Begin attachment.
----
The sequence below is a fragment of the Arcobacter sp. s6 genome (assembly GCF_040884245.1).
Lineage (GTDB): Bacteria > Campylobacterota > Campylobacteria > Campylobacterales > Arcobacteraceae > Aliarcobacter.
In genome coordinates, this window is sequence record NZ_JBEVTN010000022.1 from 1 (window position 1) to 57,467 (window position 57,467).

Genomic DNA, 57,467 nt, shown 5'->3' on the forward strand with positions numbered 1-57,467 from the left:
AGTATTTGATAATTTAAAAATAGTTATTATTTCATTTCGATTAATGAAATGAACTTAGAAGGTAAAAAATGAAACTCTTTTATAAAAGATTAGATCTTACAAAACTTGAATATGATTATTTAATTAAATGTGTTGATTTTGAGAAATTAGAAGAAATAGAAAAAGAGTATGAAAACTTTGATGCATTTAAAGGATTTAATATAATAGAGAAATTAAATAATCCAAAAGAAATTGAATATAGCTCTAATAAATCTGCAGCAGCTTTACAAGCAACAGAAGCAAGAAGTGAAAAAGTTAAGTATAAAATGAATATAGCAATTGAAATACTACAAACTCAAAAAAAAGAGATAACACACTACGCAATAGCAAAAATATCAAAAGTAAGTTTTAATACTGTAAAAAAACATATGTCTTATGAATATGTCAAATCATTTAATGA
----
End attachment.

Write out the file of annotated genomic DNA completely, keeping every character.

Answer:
The sequence below is a fragment of the Arcobacter sp. s6 genome (assembly GCF_040884245.1).
Lineage (GTDB): Bacteria > Campylobacterota > Campylobacteria > Campylobacterales > Arcobacteraceae > Aliarcobacter.
In genome coordinates, this window is sequence record NZ_JBEVTN010000022.1 from 1 (window position 1) to 57,467 (window position 57,467).

Genomic DNA, 57,467 nt, shown 5'->3' on the forward strand with positions numbered 1-57,467 from the left:
AGTATTTGATAATTTAAAAATAGTTATTATTTCATTTCGATTAATGAAATGAACTTAGAAGGTAAAAAATGAAACTCTTTTATAAAAGATTAGATCTTACAAAACTTGAATATGATTATTTAATTAAATGTGTTGATTTTGAGAAATTAGAAGAAATAGAAAAAGAGTATGAAAACTTTGATGCATTTAAAGGATTTAATATAATAGAGAAATTAAATAATCCAAAAGAAATTGAATATAGCTCTAATAAATCTGCAGCAGCTTTACAAGCAACAGAAGCAAGAAGTGAAAAAGTTAAGTATAAAATGAATATAGCAATTGAAATACTACAAACTCAAAAAAAAGAGATAACACACTACGCAATAGCAAAAATATCAAAAGTAAGTTTTAATACTGTAAAAAAACATATGTCTTATGAATATGTCAAATCATTTAATGA